by Laton Carter
Lawn tennis was available too, the weather was always perfect, but indoors they wouldn’t have to yell across such space on first encounter. George knew a little German: Schön meant beautiful, Berg meant mountain. In his sour-then-gentle Austrian accent, Mr. Beautiful Mountain accepted. This is what Americans did? Still, the little white ball with its paddle-to-table syncopations was curiously addictive, and the glasses of grapefruit juice, squeezed from one of the trees in the backyard, were the mark of a congenial host.
Zinnias and acanthus were in bloom. The 78 rpm was finishing the last movement of Mr. Beautiful Mountain’s 2nd String Quartet when George fumbled his glass, emptying its contents over the linen tablecloth. The olfactory hallucinations were getting worse. Chocolate. Now rubber burning. He stood up from his chair, felt the pull of the earth, and collapsed to the rug.
The world was small. In a column of light casting a parallelogram on the wood floor, an ant didn’t need money. Ants only appeared nervous or forgetful, but they knew precisely their role at any moment. This is where humans had missed out. A human brain allowed for magnificent creation, but it came with a price: uncertainty, and a vague unrelenting awareness of death. Now that George had money of his own, was that really the point—that fame made untouchable things touchable? A line of blood spread from his nostril down to his jaw. What did a human really want? Cordoned entrances, flashing bulbs, the open mouths of strangers—none of it compared to a single melody or the diligence of an insect.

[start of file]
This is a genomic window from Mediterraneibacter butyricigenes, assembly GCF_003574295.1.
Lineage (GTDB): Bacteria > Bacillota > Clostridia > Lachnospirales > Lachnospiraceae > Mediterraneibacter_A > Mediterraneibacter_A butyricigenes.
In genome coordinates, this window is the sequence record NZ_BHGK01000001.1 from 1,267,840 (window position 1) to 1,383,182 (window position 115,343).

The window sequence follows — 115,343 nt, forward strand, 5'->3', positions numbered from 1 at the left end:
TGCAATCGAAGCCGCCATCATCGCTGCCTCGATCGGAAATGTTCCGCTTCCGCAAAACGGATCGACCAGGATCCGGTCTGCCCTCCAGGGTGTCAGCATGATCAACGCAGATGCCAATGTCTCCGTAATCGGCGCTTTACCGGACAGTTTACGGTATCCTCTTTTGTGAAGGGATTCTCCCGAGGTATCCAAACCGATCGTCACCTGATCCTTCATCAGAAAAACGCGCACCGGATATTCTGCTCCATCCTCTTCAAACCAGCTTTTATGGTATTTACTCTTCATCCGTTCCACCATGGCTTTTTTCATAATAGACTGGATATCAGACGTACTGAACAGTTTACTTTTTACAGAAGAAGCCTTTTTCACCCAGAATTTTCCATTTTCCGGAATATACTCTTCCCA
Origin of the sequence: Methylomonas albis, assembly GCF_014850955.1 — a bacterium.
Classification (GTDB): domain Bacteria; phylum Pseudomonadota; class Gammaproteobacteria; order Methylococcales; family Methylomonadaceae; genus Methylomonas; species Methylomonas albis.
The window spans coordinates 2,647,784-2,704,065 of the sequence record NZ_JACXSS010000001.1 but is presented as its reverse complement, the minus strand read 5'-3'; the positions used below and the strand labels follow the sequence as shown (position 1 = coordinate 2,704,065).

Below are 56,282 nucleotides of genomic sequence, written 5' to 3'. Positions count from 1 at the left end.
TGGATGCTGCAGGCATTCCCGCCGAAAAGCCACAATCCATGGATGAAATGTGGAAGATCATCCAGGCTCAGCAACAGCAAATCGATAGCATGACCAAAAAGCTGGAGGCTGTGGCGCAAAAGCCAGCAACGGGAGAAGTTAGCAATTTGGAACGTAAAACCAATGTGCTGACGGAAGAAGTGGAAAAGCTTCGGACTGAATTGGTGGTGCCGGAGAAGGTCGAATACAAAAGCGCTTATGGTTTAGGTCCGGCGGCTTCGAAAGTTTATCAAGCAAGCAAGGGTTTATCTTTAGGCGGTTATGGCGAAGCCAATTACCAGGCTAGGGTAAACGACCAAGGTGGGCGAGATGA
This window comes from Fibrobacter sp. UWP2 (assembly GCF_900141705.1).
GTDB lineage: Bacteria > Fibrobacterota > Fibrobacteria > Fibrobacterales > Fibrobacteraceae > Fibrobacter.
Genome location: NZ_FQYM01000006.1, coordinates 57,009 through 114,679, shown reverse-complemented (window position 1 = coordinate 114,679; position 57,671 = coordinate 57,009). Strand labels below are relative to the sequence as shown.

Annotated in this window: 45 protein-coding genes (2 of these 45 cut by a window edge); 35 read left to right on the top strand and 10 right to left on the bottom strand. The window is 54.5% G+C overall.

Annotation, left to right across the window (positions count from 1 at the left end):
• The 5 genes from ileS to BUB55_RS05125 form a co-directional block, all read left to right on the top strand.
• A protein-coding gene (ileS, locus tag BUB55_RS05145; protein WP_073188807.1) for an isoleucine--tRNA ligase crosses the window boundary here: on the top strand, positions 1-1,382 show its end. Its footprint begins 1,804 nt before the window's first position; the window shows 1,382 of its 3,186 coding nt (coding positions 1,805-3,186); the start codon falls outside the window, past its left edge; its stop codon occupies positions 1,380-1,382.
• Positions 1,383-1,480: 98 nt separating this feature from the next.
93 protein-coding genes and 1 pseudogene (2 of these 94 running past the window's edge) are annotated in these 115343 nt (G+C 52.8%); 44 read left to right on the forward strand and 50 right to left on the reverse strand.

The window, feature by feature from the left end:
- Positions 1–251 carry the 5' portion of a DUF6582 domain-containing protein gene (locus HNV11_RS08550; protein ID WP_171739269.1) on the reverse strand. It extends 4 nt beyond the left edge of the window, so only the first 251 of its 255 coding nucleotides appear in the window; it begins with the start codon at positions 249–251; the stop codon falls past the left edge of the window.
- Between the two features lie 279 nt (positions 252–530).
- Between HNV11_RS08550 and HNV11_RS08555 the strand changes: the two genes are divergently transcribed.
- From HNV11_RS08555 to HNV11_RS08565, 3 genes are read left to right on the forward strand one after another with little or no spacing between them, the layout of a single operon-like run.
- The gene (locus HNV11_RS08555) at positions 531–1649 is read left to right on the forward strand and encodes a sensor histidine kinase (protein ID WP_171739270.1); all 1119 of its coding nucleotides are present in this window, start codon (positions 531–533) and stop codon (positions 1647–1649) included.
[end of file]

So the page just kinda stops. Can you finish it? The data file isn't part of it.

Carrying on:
Backlit in the afternoon sun, heads hovered over him. Hands reached across his torso, opening and closing apertures of light. From the hallway, thudding back-and-forth, an acceleration of steps. Telephone dial, telephone dial, mock orange. Fingers cradling his head. Easy. There you go. Glass of water. Inside the chamber, a nasal breathing sound. Voices blurring with concern.
The outline of a hanging plant, a Wandering Jew, cast a shadow across Mr. Beautiful Mountain’s face. Who’d named this sprawling configuration? It was indeed wandering—its body spilling over the clay pot, the articulate vines and lobes on the lookout for a new place to settle—just like Mr. Beautiful Mountain. Arnold. He’d wanted New Zealand, not Los Angeles, before the war got too close. But time had run out, and he’d had to come anyway.
For George, the pull had been industry. Movies needed music and George’s mind was full of it. “All the tunesmiths get together in a way that is practically impossible in the East. I’ve seen a great deal of Irving Berlin and Jerome Kern at poker parties and dinners. The feeling around here is very…gemütlich.”
But a mind is not a brain, and tumors travel without sound. In the languid hush of the day sliding under a black wave and then another, his eyelids suffering to stay open, George studied Mr. Beautiful Mountain’s graceless bent nose. His own nose too was bent. There was an inexpressible humor to a nose, a protrusion that couldn’t contain its own charm. The parlor door was ajar. On the other side, speaking in hushed syllables: yes, yes, Gershwin, right now.
George rolled toward the wall. What time was it? He still had his shoes on. In bed, and with shoes. A breeze pushed through the screen and made him blink. He propped up on his elbows. Now he could see the long blooms of the Angel’s trumpet. Windows were honest. Whatever appeared before a window, its glass revealed. Unlike mirrors, windows offered a measure of truth. If only there were more of them, more windows opening onto sloping fields and rows of orchards, and beyond the orchards the wide expanse of the Pacific, and beyond that the beautiful way in which the marine air bathed itself in light.